Did That Actually Happen?

Maybe call it a lack of pre-planning or foresight, but there are a few things I never imagined happening here in Nicaragua.

The other evening, I sat down and brainstormed the first 30+ that came to mind. So here commences the not-even-close-to-being-finished list of…

“Things I Never Thought I Would Be Doing in the Peace Corps”

Teaching people how to de-seed tomatoes.

Working in operating rooms – with a scalpel in hand.

Learning how to bloodlessly kill a chicken.

Mastering mold-removal techniques for cement walls.

Teaching people how to correctly wash hands.

Pooping out worms.

Learning to identify clay content in soil.

Feeling completely and utterly inadequate on an almost daily basis.

Transporting 100 toothbrushes, toothpaste tubes and floss packets between countries.

Setting and enforcing boundaries with neighborhood kids who want to use my apartment as a recreation center.

Throwing away books and clothes because termites ate through them.

Figuring out that mice are living in my bed.

Knowing the fancy hospital’s lab technicians on a personal basis. Frequent flyer, yo.

Watching a C-section of a young mom. Hi, cute baby!

Thinking about changing my career.

Being peed on by bats while trying to sleep. It burns, folks, it burns.

Riding buses for three hours to buy an iced latte. Worth it.

Running outside at midnight to do a celebratory dance in the first rain after 8 months of dust and dryness.

Enjoying washing my laundry by hand. It is therapy that I swear by.

Correcting my Spanish-speaking students’ spelling errors.

Being congratulated by my community on the Seahawk’s win. Wait, they were in the Super Bowl this year?

Explaining to small children and adults alike that no, vegetables do not make you fat. But that fried cheese you have in your hand? It could.

Feeling like my heart is physically breaking in two at the stories I hear from community members.

Processing the idea that sometimes (almost always), stepping in with money is not helpful.

Dancing to ranchero music at midnight in a dirt-floor cantina with a man I just met, who would soon become someone really special to me.

Standing at the airport and cringing at American mission groups and other tourists who are entering/leaving the country. We are our image here, and it is not always pretty.

Explaining to male professors why I do not wear shorts in public.

Asking male professors to stop cat-calling me in front of their students.

Playing a midnight game of chase with a mouse.

Throwing pottery in a rural mountain town with my dad.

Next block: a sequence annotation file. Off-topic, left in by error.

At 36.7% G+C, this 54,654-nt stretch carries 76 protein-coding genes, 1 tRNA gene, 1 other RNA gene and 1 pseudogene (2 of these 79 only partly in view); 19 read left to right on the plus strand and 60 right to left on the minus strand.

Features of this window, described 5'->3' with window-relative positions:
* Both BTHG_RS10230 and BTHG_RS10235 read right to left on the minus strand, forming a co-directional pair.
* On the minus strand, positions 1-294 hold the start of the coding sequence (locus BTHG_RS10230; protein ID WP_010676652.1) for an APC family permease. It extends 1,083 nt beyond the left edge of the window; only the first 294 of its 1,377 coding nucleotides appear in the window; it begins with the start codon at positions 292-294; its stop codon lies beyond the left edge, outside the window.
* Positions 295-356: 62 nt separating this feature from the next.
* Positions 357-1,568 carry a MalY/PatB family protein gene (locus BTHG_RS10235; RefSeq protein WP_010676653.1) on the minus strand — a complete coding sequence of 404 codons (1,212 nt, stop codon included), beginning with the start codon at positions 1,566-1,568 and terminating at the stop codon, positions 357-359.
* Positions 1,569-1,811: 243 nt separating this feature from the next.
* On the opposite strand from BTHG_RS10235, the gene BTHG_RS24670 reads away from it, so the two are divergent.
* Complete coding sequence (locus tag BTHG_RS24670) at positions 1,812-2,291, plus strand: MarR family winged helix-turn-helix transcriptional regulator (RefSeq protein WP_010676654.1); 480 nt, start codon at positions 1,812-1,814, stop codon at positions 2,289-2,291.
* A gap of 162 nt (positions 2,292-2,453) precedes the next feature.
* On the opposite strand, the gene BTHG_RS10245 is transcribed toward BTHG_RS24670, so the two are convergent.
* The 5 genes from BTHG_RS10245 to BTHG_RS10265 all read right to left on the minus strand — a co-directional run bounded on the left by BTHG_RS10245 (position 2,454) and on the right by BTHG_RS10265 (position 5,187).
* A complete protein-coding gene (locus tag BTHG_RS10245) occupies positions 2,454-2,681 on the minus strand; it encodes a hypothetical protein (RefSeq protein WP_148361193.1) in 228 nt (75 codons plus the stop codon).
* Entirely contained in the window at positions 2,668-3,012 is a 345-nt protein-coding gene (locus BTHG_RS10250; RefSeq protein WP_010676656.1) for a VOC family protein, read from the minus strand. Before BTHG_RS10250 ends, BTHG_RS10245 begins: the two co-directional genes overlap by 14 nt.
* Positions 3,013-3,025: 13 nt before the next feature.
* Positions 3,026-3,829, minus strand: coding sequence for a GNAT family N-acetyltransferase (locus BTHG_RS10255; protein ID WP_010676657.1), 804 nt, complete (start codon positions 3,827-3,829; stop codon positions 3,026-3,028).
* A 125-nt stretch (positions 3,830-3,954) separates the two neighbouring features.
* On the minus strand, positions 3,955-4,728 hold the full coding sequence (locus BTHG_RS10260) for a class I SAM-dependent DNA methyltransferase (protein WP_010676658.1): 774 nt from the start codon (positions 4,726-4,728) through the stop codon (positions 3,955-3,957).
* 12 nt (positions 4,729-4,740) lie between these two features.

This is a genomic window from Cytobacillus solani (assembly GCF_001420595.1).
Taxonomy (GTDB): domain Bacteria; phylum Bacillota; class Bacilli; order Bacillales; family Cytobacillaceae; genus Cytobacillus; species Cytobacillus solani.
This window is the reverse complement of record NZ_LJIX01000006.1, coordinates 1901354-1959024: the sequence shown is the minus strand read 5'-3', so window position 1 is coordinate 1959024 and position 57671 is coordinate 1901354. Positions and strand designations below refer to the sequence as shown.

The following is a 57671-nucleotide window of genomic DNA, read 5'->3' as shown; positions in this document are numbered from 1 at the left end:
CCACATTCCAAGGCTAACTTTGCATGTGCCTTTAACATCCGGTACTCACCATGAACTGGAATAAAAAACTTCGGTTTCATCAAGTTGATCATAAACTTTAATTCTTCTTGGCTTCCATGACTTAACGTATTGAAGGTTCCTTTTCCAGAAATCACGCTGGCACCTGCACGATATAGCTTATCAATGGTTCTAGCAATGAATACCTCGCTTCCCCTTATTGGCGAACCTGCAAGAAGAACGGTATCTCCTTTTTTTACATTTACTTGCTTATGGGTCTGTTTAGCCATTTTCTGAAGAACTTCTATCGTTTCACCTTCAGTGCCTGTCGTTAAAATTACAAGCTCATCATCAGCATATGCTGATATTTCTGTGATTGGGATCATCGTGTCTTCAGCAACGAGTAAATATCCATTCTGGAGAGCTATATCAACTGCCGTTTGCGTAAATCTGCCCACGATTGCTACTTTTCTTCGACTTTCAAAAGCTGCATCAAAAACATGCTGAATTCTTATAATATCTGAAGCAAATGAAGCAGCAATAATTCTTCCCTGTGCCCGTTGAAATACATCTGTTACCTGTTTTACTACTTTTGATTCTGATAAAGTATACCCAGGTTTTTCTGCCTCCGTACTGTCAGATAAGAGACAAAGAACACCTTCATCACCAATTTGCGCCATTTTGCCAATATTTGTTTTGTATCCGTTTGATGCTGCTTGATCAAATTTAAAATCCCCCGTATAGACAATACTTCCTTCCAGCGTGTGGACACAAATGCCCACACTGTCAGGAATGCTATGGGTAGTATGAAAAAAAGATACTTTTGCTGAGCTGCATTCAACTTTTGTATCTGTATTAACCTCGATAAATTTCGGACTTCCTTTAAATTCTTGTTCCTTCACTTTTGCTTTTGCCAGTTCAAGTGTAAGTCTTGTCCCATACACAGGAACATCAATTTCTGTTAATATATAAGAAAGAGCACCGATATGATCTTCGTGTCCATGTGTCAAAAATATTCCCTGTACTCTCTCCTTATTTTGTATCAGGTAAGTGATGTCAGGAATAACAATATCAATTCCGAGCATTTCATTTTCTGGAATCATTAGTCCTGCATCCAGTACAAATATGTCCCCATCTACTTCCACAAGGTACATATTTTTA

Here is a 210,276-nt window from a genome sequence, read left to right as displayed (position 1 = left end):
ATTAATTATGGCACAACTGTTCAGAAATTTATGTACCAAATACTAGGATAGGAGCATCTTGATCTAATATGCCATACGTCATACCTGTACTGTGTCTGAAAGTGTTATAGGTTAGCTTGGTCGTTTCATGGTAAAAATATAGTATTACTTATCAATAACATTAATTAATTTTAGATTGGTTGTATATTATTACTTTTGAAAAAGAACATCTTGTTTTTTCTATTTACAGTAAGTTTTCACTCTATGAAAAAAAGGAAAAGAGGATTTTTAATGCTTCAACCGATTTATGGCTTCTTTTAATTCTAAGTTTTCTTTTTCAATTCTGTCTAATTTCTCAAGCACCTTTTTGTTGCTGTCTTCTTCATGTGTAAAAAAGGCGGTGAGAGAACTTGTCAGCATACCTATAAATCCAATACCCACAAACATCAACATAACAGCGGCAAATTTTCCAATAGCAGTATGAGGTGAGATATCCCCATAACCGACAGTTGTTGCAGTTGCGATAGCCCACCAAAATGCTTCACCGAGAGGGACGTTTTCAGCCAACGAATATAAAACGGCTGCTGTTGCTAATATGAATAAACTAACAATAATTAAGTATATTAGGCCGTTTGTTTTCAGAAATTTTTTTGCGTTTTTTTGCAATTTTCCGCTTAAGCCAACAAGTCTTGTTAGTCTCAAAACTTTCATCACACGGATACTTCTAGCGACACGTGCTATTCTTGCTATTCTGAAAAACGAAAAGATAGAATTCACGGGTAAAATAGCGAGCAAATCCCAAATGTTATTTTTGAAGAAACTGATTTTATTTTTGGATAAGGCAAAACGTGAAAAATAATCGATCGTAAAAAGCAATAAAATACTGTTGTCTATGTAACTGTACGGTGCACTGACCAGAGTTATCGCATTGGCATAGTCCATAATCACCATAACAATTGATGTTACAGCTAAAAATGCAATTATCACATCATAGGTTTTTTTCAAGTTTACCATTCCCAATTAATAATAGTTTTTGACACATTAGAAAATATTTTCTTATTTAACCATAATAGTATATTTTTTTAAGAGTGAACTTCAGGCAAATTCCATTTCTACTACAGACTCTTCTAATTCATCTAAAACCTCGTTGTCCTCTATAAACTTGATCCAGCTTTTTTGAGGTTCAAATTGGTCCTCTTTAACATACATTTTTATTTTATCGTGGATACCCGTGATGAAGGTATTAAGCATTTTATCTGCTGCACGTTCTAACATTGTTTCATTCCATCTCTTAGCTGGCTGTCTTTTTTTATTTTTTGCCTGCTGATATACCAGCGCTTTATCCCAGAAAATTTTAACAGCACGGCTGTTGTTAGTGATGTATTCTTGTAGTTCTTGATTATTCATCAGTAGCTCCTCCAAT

Mastering the art of tortillas tostadas, a specialty in my community.

Explaining to my community on an almost weekly basis that no, Americans are not required to get a microchip implanted in their arm.

Being asked by a national TV show to dance with a towel in order to promote summer vacation, while at a bus busy terminal.

Getting sprayed by fresh, flying cow dung while waiting for a bus.

Getting teary-eyed every time one of my old students tells me that they are now studying in college or have gotten a job.

Chasing after a pig who ate through the Christmas stocking my mom sent, and ate the bag of chocolate. Bacon was almost had for Christmas dinner.

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Waldo’s Nicaraguan Adventures.

My amazing dad came down to visit me for a brief, but adventure-filled, week right before Christmas. What a gift. We spent the week trekking around in our little rented car, finding all sorts of adventures down random dirt roads, zip-lining, exploring beaches, mountains, coffee farms, historical cities, and drinking coffee multiple times a day. It was a grand time.

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About 10 years ago, he and I started a tradition/joke in our family around Christmas time. My mom has a ridiculously large Santa collection that she puts out every year on the living room mantle. My dad and I decided that display looked like a page from a Where’s Waldo book, so he printed out a cutout of Waldo and we hid him. It took my mom a couple days to find it, and her reaction was priceless. Needless to say, it became a tradition and every year that sneaky Waldo finds a place to hide in the Santas.

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My dad brought me down a bunch of Christmas goodies, and in one box my mom had packed Waldo! After discovering him, we quickly decided Waldo needed a grand tour of Nicaragua. So, without a legit passport and an ever-constant grin, Waldo joined us on our quick jaunt around the lakes of volcanoes. Check out where we found him hiding:

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Waldo soaking up some semi-cloudy rays of sunshine and getting salty on a rural beach.

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Posing on the zipline company vehicle in San Rafael del Norte.